History of Venice Carnival – Retirement and revival

Carnival's significance declined gradually through to the 1930s, when Mussolini banned it. In 1979, a group of Venetians and lovers of Venice decided to revive the tradition. Within a few years, the image of the masked reveler had become a worldwide icon of Venice in winter.

Carnival mask with ruff

Masks made the Venetian Carnival unique. If you cannot identify the wearer of the mask, you do not know his social status. In this way, Venice temporarily overturned her social order. Some of the masks depicted Commedia dell'Arte characters. Others were more sinister. The white-beaked mask so famous from photographs is that of the plague-doctor; the beak echoes a doctor's long breathing apparatus that held a sponge doused in vinegar, thought to hold the plague at bay. The Doges were frequently exercised by the dangers masks allowed, and passed laws limiting their use to within the carnival period; if you wore a mask at any other time of year, penalties were severe.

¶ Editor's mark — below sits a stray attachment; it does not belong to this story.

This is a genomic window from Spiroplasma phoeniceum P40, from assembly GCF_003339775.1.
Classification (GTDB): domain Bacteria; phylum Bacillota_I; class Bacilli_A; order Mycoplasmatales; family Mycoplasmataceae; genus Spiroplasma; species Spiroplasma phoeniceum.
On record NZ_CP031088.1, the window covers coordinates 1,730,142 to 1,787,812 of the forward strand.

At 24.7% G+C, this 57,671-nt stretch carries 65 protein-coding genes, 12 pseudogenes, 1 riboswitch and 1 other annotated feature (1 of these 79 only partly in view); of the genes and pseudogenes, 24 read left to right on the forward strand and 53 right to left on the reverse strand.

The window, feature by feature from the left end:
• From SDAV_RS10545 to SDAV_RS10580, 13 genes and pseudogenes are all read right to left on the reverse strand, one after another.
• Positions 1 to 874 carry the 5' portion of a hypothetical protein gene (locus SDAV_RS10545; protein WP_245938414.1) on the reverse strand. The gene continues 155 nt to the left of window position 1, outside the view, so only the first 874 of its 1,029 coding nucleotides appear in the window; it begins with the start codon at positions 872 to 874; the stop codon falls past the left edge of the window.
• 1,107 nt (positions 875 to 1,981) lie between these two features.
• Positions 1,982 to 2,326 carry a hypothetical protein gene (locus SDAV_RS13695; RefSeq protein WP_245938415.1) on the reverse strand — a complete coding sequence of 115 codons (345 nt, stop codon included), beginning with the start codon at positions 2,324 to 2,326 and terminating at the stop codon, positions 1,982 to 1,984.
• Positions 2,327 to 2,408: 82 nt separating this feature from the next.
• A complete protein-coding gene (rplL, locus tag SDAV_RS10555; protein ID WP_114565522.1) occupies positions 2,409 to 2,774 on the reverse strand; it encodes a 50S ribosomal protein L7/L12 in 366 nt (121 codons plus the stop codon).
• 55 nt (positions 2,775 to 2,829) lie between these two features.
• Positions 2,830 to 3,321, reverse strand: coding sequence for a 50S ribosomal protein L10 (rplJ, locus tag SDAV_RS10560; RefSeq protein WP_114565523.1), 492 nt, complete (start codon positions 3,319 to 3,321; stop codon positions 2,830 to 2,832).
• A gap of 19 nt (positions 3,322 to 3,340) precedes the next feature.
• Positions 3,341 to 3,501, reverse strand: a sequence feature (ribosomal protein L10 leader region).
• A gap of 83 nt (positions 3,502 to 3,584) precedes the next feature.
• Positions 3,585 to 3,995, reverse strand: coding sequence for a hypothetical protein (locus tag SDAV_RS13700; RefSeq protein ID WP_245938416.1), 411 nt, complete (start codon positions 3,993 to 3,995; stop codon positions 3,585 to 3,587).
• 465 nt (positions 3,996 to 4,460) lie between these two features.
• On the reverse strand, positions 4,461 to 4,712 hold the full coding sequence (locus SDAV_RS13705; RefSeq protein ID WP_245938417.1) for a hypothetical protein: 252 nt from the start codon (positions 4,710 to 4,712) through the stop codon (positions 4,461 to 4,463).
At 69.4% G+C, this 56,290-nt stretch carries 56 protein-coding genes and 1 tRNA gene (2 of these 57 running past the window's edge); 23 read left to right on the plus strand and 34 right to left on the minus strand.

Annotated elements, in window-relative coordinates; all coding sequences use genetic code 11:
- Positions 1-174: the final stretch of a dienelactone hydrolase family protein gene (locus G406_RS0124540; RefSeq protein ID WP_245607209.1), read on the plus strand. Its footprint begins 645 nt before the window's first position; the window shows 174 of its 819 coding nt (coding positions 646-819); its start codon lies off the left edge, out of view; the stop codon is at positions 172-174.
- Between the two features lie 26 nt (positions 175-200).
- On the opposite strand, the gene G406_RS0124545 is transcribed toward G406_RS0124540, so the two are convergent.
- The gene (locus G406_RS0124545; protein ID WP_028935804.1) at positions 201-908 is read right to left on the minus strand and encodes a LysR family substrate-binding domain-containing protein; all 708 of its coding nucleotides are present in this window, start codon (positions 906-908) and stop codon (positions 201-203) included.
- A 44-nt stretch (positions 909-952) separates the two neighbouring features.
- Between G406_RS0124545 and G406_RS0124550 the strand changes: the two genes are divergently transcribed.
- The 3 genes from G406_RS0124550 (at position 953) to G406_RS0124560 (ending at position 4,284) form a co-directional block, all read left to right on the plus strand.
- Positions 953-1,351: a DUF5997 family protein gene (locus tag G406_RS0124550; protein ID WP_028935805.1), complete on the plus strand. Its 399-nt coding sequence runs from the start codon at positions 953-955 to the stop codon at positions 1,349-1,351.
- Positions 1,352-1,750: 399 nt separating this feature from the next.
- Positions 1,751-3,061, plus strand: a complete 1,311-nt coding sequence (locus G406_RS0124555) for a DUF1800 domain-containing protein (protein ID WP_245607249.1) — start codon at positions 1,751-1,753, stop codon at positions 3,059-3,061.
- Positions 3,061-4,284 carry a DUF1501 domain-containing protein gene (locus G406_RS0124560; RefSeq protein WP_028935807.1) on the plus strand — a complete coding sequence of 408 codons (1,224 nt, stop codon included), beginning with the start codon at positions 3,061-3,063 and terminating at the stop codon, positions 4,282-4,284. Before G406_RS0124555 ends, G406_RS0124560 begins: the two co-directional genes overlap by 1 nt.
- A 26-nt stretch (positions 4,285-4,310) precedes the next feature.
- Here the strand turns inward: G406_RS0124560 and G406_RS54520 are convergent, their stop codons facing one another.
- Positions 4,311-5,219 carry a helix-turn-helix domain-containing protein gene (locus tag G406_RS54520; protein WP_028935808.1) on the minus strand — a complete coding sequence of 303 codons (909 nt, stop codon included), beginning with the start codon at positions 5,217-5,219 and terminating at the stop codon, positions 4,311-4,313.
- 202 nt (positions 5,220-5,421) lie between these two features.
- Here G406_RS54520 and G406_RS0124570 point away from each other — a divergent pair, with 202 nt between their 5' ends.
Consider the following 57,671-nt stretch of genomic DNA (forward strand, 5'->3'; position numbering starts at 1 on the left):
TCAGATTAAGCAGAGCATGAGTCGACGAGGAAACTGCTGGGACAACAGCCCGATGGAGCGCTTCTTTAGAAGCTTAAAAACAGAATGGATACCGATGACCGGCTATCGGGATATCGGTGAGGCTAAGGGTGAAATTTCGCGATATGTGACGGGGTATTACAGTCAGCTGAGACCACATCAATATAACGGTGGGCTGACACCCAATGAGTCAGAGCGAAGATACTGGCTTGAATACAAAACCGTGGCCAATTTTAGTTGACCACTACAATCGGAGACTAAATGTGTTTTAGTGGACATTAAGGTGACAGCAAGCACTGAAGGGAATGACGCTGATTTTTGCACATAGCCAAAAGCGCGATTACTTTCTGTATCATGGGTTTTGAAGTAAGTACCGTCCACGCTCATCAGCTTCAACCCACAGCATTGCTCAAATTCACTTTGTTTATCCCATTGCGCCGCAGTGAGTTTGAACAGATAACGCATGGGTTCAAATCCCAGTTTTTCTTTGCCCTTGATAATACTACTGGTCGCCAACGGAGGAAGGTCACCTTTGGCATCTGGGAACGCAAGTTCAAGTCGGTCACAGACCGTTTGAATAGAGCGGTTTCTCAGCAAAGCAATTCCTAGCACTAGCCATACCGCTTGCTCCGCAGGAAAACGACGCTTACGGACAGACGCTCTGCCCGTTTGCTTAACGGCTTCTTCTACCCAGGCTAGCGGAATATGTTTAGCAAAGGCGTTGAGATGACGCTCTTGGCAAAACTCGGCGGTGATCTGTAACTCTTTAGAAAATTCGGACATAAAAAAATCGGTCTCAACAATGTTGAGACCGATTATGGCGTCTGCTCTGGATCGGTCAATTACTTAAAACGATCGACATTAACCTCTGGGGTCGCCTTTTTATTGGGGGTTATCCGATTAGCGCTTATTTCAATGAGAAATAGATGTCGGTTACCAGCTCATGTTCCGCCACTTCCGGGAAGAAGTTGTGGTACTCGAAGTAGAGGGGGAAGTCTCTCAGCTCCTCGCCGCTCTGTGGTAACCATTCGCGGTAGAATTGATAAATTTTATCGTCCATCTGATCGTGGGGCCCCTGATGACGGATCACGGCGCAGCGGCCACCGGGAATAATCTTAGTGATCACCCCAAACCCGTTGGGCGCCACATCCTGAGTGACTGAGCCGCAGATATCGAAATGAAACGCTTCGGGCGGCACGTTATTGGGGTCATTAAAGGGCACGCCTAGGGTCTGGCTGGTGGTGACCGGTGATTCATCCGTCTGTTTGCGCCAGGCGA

Masks are a big cottage industry in today's Venice, and sold all year round.

La Dolce Vita is a charming 6 passenger vessel with a crew of three, and she is the only hotel barge cruising the Venice Lagoon. La Dolce Vita provides the opportunity to see this breathtaking city from a unique perspective while enjoying luxurious accommodation and the finest cuisine.

Please visit La Dolce Vita or contact us today about a cruise in Italy.

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News

Honeymoon cruises

How about treating your Valentine to the most romantic present money can buy. I am of course bringing your attention to our “Honeymoon cruises” , where just two soul mates can charter an entire barge for 6 nights in an amazing choice of three destinations.Gobarging brings you this unique vacation aboard either Scottish Highlander cruising the Great Glen, Nymphea in the Loire Valley or La Dolce Vita in Venice. Go on treat your Valentine to something really special - a Honeymoon Cruise with European Waterways.

New Year, new beginnings in France

For the last 30 years Gobarging has had a no smoking policy throughout the fleet, (certainly on the inside of the barge!) we are now pleased to report that France, the last place in Europe where we cruise, is to adopt a total ban in all public places, restaurants and bars. - Great news for healthy living.

New Itinerary for Magna Carta